Dr. Margarita Calderón is a Professor Emeritus and Senior Research Scientist at the Johns Hopkins University’ School of Education. She serves on national panels and committees such as: National Research Council’s Committee on Teacher Preparation, National Literacy Panel for Language Minority Children and Youth, Carnegie Adolescent ELL Literacy Panel, The WIDA Formative Language Assessment Records for ELLs (FLARE) in Secondary School, National Institute for Family Literacy (NIFL) Multicultural Advisory, Professional Advisory Board of the National Center for Learning Disabilities, and ETS Visiting Panel on Research.
She is principal investigator in a 5-year study in middle and high schools called ExC-ELL on professional development of science, social studies, and language arts teachers of ELLs, and RIGOR for teaching language, reading and content to SIFE, ELLs in Special Education, and Newcomers funded by the Carnegie Corporation of New York. She is Co-PI with Robert Slavin on the 5-year randomized evaluation of English immersion, transitional, and two-way bilingual elementary programs funded by the Institute for Education Sciences/U.S. Dept. of Education. Other research has been funded by the U.S. Department of Education, U.S. Department of Labor, National Institutes of Health, and Texas Education Agency.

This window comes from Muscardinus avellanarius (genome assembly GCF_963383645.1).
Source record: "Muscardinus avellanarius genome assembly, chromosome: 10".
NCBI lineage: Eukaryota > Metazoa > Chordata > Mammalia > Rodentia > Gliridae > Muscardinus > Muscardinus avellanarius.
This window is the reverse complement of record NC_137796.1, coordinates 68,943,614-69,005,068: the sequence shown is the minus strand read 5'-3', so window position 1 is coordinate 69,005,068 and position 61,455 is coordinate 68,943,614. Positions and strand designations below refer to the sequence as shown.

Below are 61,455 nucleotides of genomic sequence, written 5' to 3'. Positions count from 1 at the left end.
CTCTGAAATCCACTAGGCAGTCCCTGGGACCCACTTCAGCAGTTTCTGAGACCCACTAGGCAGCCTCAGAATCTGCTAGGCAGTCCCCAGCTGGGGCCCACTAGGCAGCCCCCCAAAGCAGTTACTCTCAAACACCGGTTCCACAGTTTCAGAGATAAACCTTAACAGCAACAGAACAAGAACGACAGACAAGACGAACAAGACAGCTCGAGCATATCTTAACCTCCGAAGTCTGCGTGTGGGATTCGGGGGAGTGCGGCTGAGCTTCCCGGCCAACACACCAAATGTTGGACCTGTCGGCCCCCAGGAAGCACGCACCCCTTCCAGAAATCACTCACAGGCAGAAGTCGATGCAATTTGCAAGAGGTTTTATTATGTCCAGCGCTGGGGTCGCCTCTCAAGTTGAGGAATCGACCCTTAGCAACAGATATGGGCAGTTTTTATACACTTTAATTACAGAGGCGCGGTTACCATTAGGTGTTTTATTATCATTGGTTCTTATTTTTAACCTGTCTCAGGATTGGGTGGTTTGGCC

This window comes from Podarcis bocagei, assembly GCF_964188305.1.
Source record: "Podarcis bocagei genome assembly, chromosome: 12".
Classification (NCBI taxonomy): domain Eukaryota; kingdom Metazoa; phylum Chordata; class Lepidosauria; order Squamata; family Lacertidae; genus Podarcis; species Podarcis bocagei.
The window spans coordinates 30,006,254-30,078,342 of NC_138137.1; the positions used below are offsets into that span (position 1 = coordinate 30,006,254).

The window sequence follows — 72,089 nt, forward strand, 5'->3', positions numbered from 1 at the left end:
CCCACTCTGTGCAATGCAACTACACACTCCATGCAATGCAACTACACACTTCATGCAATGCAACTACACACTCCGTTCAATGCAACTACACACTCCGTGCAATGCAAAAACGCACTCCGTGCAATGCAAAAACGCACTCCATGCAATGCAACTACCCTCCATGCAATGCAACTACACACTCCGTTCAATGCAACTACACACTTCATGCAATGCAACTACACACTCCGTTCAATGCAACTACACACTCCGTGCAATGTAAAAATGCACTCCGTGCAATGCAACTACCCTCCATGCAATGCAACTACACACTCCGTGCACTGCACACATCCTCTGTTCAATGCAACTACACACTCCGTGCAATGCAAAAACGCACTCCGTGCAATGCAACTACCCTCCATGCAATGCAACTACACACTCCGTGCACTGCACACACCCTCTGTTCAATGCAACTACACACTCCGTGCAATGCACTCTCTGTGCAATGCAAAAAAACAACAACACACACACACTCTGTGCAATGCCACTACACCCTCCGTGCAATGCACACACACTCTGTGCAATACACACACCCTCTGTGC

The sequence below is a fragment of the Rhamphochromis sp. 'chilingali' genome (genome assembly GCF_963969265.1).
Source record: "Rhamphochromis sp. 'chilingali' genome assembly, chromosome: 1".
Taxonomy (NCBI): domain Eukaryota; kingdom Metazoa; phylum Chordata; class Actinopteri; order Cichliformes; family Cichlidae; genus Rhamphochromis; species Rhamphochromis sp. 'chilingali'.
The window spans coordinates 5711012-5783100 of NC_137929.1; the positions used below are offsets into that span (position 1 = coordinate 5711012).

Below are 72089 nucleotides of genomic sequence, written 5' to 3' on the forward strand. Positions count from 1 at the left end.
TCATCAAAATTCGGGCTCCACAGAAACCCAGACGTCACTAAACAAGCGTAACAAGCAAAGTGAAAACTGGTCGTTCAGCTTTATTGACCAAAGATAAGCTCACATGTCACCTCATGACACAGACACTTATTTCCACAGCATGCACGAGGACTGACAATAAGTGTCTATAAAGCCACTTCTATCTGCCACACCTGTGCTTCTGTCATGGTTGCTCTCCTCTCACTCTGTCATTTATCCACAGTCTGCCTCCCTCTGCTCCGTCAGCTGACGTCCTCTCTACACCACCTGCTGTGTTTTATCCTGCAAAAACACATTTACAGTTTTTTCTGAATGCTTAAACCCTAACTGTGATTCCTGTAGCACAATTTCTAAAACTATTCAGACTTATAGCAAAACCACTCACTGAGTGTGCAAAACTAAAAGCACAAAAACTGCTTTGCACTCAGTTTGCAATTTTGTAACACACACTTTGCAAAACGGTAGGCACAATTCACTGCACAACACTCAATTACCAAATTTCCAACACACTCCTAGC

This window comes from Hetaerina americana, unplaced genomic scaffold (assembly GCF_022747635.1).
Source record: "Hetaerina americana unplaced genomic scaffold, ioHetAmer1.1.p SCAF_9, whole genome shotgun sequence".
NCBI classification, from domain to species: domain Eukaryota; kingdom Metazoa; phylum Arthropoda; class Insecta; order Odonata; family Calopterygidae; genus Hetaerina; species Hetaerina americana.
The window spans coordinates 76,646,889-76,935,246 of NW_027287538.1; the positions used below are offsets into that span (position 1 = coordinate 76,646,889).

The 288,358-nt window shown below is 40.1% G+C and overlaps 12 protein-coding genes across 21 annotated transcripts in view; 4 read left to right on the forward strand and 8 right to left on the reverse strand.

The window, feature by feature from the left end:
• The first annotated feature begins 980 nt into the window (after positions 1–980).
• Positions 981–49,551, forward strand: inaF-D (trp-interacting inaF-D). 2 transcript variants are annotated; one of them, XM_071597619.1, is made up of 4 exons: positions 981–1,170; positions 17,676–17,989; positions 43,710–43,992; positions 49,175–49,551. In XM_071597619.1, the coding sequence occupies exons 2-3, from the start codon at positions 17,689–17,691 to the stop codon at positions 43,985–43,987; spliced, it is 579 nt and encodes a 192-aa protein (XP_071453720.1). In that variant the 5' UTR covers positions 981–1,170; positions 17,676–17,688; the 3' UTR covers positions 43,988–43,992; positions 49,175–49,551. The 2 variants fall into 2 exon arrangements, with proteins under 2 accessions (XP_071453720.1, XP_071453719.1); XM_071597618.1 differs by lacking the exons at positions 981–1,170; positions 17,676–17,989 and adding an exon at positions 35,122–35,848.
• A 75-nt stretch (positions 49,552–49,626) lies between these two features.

She has over 100 publications. Three recent publications are: The McGraw-Hill LEAD21 and Science Essentials for ELLs; Teaching Reading to English Language Learners, Grades 6-12: A Framework for Improving Achievement in the Content Area, and Designing, Implementing and Evaluating Two-Way Bilingual programs by Corwin Press. She is an international speaker and conducts comprehensive professional development programs throughout the country.